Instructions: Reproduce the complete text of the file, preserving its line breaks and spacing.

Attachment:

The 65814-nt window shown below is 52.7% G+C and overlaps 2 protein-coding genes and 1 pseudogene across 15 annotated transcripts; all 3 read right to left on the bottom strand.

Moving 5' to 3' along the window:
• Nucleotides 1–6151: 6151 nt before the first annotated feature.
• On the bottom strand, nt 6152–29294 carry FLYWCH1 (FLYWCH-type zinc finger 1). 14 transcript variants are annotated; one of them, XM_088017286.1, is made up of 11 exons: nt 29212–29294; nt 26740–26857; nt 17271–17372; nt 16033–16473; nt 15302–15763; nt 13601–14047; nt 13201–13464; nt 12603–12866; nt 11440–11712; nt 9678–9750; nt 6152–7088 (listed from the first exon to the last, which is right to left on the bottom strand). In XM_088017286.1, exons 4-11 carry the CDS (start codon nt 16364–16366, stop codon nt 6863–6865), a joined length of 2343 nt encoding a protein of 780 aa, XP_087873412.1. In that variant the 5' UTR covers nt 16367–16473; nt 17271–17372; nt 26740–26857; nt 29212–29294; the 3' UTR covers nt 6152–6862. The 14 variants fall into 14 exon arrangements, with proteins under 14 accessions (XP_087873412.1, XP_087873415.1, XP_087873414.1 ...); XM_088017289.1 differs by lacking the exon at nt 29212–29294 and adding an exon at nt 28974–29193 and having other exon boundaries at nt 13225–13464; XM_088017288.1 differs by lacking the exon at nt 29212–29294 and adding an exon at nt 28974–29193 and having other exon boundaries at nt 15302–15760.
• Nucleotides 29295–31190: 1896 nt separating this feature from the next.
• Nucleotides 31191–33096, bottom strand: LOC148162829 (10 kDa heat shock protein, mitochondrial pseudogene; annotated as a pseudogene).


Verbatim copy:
The 65814-nt window shown below is 52.7% G+C and overlaps 2 protein-coding genes and 1 pseudogene across 15 annotated transcripts; all 3 read right to left on the bottom strand.

Moving 5' to 3' along the window:
• Nucleotides 1–6151: 6151 nt before the first annotated feature.
• On the bottom strand, nt 6152–29294 carry FLYWCH1 (FLYWCH-type zinc finger 1). 14 transcript variants are annotated; one of them, XM_088017286.1, is made up of 11 exons: nt 29212–29294; nt 26740–26857; nt 17271–17372; nt 16033–16473; nt 15302–15763; nt 13601–14047; nt 13201–13464; nt 12603–12866; nt 11440–11712; nt 9678–9750; nt 6152–7088 (listed from the first exon to the last, which is right to left on the bottom strand). In XM_088017286.1, exons 4-11 carry the CDS (start codon nt 16364–16366, stop codon nt 6863–6865), a joined length of 2343 nt encoding a protein of 780 aa, XP_087873412.1. In that variant the 5' UTR covers nt 16367–16473; nt 17271–17372; nt 26740–26857; nt 29212–29294; the 3' UTR covers nt 6152–6862. The 14 variants fall into 14 exon arrangements, with proteins under 14 accessions (XP_087873412.1, XP_087873415.1, XP_087873414.1 ...); XM_088017289.1 differs by lacking the exon at nt 29212–29294 and adding an exon at nt 28974–29193 and having other exon boundaries at nt 13225–13464; XM_088017288.1 differs by lacking the exon at nt 29212–29294 and adding an exon at nt 28974–29193 and having other exon boundaries at nt 15302–15760.
• Nucleotides 29295–31190: 1896 nt separating this feature from the next.
• Nucleotides 31191–33096, bottom strand: LOC148162829 (10 kDa heat shock protein, mitochondrial pseudogene; annotated as a pseudogene).